Duplass plays Damon, an interplanetary prospector taking his teenage daughter Cee (Sophie Thatcher) from one world to another in search of profit. Although the deadlines are never discussed, they live in a sort of future world where space travel is common. They seem to live from hand to mouth, but they manage by searching for a rare material that helps them pay off their loans and spaceship rentals. But Damon thinks their luck is about to turn: he has teamed up with a group of mercenaries to dig up a massive deposit of materials at a place called “the queen’s lair”, and cutting them off will allow the couple to quit prospecting life.

While walking through the alien forest to the location, however, they encounter Ezra (Pascal) and his partner (Luke Pitzrick). Both seem shady and unscrupulous from the start, and of course things go downhill quickly from there. Eventually, Cee finds herself forced to ignore her best instincts, teaming up with Ezra to complete the mission amid the uncertainty of an alien world.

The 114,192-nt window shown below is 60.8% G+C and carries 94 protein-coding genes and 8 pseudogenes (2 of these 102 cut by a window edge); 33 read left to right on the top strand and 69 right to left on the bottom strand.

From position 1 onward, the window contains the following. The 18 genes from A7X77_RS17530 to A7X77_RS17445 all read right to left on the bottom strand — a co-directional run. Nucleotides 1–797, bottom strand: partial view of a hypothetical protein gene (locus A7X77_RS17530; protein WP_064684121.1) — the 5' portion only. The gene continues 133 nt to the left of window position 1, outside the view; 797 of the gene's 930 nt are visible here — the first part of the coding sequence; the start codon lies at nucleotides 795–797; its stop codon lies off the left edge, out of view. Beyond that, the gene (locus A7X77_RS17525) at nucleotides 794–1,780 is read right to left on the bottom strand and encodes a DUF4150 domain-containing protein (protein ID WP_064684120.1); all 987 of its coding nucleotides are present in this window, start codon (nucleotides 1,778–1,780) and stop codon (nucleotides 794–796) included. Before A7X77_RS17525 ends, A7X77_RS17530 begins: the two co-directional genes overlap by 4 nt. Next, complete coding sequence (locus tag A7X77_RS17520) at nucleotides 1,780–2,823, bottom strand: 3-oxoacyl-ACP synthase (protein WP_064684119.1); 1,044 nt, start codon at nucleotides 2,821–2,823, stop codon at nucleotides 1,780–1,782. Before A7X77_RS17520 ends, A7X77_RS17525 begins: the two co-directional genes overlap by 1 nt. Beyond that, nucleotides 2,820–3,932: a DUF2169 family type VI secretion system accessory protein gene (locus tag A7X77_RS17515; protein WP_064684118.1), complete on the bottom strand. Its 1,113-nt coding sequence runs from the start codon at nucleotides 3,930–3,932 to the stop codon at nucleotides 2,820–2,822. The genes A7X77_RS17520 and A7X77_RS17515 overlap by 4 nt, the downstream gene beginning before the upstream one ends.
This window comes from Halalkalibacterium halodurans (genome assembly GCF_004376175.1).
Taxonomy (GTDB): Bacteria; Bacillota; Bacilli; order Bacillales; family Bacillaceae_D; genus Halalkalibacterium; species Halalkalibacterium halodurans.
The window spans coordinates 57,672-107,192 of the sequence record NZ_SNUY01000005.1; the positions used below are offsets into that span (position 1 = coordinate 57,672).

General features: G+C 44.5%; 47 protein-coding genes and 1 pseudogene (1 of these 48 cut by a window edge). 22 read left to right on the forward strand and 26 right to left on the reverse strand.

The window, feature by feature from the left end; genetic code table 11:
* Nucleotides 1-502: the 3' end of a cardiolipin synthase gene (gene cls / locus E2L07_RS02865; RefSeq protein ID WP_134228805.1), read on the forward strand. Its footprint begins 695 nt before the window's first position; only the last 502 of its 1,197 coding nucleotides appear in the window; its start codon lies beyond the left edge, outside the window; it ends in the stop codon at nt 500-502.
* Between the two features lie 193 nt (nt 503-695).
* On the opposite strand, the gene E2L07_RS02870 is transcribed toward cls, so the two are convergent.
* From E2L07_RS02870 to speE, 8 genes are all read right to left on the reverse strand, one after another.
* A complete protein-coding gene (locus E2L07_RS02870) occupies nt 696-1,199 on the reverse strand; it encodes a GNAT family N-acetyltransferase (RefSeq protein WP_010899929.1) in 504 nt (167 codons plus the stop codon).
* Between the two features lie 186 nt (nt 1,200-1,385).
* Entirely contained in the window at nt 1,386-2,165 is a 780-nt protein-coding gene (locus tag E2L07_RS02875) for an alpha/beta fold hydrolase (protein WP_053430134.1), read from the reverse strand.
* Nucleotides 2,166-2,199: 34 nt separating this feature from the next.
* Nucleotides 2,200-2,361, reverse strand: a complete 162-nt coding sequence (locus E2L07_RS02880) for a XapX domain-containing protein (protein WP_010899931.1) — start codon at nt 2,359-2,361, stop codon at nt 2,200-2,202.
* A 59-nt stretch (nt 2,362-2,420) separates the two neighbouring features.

The simple premise works perfectly for the tone Caldwell and Earl wanted to set. The world of Perspective is grounded and subdued, more of an indie drama that simply takes place in space than the genre of lyrical adventure common to sci-fi franchises. For their scenario to work, the world must feel inhabited and blue collar.